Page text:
Although Faulds is now the leading advocate of the Walker Lane hypothesis, he is not the first person to suggest that something big is coming to the region. “There was a lot of work done previously that planted some seeds,” he told me. In the late 1980s, Stanford geologist Amos Nur coauthored a paper speculating that the San Andreas Fault might be looking for a new outlet in the Mojave Desert. Several years later, a strong 7.3-magnitude earthquake near the town of Landers, California, supplied compelling evidence that Nur might be right: Following that quake, a string of mysterious aftershocks rumbled up the Eastern Sierra, illuminating a network of faults that geologists had not previously thought were connected. This was the Walker Lane.
Nur published his paper in the midst of a revolution in geodesy, the study of Earth’s shape and orientation in space. Geodesists make precise measurements of where landforms are at any given moment—mountain peaks, ocean basins, remote islands, entire continents. For them, the planet’s crust resembles an Arctic ice floe, a slow-motion drift that masquerades as solid ground simply because our lives are too short for us to notice the movement. When GPS satellite data was made available to the general public in the 1980s, geodesists saw an opportunity. They began installing fixed GPS monitoring stations, called benchmarks, out in the landscape, then waiting patiently to see how each one moved over time.
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In the 1990s, Nevada received funding from the US Department of Energy to install an unusually dense network of benchmarks in the southwest part of the state. This was not because the feds were worried about the overnight rupture of a new continental margin, but because they were hoping to bury the nation's nuclear waste beneath Yucca Mountain. Radioactive materials were meant to be entombed there for hundreds of thousands of years, and the DOE wanted to ensure the site was safe. (The project was shelved because of political squabbling, though it's resuscitated from time to time.) An unexpected benefit of the new sensor network was that it opened a window on the Walker Lane.
The results were astonishing. GPS stations indicated that only about 75 percent of the tectonic movement between the Pacific and North American Plates was actually occurring along the San Andreas Fault. Much of the remaining 25 percent was bypassing the San Andreas and roaring up the Eastern Sierra, toward Reno, along the Walker Lane. For geologists, it was like discovering that a quarter of the Mississippi River is somewhere out in Colorado.
“Boy, the GPS data really revolutionized our thinking,” Faulds said. Almost overnight, plate tectonics was no longer something geodesists had to speculate about with fieldwork or maps; it had become something they could watch unfold in real time. GPS technology is now capable of recording millimeter-scale changes in the landscape, accurate enough to measure the growth rate of a human fingernail. The past 30 years' worth of data has been breathtaking enough, but in another few decades GPS geodesy is likely to reshape our entire understanding of Earth's crust. Every geodesist I spoke with described the field with a barely contained sense of awe and excitement.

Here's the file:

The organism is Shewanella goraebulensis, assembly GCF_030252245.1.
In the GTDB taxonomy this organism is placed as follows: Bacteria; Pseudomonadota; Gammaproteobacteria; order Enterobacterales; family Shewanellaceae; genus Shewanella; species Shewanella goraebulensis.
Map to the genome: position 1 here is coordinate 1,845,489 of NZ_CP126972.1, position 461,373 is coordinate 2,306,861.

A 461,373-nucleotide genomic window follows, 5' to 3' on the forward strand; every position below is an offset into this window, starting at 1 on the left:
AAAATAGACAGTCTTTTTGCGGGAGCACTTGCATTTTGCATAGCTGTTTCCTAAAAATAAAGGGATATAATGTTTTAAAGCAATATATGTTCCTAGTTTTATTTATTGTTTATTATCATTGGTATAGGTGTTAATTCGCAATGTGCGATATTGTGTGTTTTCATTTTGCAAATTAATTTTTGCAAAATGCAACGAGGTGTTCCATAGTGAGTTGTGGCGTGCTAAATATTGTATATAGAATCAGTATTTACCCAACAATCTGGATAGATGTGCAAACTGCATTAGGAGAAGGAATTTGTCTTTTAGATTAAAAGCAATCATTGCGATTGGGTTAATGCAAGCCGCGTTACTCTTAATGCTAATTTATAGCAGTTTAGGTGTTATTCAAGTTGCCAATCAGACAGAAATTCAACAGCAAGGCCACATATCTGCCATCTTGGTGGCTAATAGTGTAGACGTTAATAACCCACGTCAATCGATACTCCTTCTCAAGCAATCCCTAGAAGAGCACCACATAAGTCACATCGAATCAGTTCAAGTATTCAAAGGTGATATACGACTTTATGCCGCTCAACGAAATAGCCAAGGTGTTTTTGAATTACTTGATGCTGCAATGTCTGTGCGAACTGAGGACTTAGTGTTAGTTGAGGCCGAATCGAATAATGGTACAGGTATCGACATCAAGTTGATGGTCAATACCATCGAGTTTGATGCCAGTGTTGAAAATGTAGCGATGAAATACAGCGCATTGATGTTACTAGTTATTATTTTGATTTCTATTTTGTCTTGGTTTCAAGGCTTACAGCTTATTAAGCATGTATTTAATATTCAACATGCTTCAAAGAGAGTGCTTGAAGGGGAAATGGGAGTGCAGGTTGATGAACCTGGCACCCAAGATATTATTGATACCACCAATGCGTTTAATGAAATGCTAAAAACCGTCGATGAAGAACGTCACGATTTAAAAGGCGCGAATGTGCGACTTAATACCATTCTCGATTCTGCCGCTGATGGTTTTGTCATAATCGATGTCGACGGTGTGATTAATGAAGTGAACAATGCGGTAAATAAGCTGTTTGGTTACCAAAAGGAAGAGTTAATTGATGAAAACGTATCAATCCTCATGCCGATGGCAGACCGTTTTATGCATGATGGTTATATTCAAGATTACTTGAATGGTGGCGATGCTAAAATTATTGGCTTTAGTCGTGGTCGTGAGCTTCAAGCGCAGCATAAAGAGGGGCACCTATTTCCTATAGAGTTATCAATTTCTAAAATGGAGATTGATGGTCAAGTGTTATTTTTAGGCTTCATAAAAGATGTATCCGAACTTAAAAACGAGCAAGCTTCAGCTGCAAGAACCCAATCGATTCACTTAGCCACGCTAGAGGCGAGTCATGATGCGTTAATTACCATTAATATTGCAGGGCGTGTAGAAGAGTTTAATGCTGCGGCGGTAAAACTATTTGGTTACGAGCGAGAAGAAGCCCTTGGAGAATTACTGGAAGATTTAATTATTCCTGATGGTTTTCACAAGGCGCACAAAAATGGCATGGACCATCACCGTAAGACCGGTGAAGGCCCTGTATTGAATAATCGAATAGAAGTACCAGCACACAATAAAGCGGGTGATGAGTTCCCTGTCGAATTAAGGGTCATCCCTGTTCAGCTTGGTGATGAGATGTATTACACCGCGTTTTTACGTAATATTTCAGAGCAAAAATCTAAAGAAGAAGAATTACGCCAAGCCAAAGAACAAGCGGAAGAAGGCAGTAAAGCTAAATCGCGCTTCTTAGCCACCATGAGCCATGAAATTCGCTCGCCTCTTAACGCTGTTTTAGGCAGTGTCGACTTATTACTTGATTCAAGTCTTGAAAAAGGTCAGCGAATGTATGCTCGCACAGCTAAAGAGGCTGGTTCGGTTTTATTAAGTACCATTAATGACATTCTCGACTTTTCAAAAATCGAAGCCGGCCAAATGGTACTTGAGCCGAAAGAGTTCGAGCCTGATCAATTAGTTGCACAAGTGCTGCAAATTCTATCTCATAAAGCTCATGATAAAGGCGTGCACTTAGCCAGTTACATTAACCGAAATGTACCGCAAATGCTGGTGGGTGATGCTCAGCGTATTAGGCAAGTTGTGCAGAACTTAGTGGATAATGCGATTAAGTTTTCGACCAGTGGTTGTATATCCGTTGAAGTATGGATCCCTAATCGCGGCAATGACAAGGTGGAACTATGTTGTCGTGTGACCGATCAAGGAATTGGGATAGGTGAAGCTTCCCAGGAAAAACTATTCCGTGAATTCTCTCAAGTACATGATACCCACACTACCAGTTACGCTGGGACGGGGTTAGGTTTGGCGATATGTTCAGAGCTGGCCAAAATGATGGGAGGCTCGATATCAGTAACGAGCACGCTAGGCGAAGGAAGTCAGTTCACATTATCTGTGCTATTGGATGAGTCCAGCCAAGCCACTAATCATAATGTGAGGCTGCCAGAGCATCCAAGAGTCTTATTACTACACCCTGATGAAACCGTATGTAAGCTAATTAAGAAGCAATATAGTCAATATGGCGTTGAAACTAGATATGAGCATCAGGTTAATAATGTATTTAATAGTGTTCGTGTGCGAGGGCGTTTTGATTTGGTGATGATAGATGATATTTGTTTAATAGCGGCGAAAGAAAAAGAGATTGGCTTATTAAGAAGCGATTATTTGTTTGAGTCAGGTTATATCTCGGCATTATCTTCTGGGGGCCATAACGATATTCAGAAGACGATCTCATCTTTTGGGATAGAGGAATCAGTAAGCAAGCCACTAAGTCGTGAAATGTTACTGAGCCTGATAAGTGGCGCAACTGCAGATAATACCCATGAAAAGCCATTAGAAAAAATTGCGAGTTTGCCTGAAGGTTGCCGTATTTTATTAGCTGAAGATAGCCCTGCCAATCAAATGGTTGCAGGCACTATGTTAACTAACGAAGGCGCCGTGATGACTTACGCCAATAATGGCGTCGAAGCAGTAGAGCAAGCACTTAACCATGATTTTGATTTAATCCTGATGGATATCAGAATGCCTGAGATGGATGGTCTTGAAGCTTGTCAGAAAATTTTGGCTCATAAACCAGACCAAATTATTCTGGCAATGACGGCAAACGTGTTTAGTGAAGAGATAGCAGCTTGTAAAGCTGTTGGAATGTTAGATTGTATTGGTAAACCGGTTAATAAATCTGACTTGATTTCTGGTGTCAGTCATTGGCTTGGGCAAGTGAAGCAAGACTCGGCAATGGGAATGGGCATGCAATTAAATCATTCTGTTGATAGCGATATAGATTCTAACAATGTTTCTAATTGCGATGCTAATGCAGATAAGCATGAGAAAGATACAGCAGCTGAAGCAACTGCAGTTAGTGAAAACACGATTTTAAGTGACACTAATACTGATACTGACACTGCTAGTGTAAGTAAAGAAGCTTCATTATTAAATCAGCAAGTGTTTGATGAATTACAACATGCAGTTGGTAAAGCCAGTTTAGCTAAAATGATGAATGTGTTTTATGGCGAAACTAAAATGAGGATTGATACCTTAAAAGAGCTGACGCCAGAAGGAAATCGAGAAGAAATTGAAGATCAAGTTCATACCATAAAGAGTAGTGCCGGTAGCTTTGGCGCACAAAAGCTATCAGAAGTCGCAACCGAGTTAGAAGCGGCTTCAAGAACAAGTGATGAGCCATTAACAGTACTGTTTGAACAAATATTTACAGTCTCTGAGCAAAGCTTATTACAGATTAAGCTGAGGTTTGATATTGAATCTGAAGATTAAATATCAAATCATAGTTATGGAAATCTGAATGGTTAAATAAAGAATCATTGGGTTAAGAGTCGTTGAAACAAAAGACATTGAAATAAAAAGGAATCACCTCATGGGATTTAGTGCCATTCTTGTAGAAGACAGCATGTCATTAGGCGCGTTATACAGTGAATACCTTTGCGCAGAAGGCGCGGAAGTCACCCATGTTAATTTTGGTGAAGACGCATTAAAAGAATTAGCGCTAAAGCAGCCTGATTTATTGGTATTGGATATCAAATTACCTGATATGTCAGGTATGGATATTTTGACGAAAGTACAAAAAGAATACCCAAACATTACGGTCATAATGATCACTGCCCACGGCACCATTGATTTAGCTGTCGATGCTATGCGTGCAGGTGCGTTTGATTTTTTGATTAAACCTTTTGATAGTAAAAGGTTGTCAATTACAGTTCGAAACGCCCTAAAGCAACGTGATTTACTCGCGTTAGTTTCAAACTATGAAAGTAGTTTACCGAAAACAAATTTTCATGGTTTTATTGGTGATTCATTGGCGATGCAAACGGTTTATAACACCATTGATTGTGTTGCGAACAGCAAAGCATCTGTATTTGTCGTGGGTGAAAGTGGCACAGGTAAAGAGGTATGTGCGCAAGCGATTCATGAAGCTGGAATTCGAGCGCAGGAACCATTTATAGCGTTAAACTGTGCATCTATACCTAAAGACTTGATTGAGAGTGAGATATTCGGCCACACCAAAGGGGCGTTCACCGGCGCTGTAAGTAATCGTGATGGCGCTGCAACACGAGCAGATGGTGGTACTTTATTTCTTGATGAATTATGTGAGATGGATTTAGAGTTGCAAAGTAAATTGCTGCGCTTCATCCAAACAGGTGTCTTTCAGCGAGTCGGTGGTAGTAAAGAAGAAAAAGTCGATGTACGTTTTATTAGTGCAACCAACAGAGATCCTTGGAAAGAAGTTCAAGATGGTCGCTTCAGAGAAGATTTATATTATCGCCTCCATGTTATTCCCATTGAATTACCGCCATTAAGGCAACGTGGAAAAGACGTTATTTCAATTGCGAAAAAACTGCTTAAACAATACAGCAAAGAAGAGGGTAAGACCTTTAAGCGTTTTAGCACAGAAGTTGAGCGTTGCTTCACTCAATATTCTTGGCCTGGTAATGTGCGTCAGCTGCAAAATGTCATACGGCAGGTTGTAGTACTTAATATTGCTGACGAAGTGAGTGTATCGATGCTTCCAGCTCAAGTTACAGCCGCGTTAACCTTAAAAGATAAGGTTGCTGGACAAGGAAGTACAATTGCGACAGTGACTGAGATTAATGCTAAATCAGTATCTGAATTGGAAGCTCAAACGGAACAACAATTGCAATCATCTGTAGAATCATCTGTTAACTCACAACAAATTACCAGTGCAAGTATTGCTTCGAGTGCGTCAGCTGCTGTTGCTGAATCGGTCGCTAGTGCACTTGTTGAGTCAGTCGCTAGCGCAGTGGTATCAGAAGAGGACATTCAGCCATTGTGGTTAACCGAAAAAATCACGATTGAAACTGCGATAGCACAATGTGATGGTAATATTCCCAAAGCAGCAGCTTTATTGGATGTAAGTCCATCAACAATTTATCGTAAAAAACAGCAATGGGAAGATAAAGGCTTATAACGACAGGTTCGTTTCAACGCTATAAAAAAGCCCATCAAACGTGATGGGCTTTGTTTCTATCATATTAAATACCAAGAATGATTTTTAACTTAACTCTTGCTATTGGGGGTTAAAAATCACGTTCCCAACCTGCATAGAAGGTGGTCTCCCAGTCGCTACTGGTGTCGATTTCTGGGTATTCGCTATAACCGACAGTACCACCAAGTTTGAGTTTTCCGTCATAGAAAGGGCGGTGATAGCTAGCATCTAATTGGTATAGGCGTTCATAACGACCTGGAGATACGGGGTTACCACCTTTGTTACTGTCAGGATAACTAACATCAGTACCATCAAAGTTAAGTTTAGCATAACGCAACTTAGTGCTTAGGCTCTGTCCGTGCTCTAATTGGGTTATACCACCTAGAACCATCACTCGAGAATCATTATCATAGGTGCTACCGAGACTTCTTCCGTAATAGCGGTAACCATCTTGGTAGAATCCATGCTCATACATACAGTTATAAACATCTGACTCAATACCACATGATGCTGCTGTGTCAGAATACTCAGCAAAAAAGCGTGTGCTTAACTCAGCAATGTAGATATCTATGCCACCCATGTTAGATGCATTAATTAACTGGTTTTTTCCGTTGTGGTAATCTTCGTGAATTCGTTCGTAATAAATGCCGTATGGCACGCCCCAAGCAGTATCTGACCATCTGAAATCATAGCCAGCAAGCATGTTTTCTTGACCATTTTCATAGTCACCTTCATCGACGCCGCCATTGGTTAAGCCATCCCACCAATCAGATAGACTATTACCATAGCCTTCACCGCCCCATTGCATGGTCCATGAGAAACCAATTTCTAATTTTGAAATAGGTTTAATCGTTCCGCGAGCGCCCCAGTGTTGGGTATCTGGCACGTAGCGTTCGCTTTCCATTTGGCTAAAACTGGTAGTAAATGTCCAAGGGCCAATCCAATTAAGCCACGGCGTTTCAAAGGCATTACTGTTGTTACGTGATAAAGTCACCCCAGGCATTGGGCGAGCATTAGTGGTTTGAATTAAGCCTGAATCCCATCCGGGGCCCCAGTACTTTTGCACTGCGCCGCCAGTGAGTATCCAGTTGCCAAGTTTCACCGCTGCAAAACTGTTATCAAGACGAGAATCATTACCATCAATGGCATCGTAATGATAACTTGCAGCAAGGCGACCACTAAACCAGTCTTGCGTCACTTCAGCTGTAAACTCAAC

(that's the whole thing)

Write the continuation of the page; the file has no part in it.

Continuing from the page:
Yet the discovery did not, as one might expect, trigger a surge of interest in the Walker Lane. Scott Bennett, of the US Geological Survey, told me that practically “99 percent of geologists” still consider the San Andreas to be the single most dominant plate boundary in the American West. In this sense, Faulds' idea makes him an outlier. But, Bennett added, just look at a map. The zone stretching away from the Salton Sea, where the San Andreas begins, up into the southern part of the Walker Lane has been quite seismically active of late. Something must be going on there. When I asked Caltech geologist Brian Wernicke, a giant in the field of global geophysics, if it was possible that Faulds was paying too much attention to the Walker Lane, he replied, quickly and without irony: “Well, it's the most interesting place in the world.” In terms of understanding how continents deform and how seismic hazards relate to plate tectonics, he added, “it's an unparalleled natural laboratory.”
As Faulds and I neared Pyramid Lake, he brought up the work of Tanya Atwater, widely considered a visionary in the field of plate tectonics. In the 1980s, Atwater began creating a series of animations depicting the birth and evolution of the San Andreas Fault. They suggest a precedent, Faulds said, for what is happening along the Walker Lane. Early on in the animations, it appears that the modern-day Baja Peninsula is destined to remain a part of the North American Plate; then, at about 7 million years ago, it abruptly cleaves away, creating the Gulf of California. This shift, Faulds said, was largely due to the presence of a chain of old volcanoes on the inland side of the San Andreas. They warmed and softened the continental crust, creating a line of weak spots like the perforations between two rows of postage stamps. That's where the land ripped apart.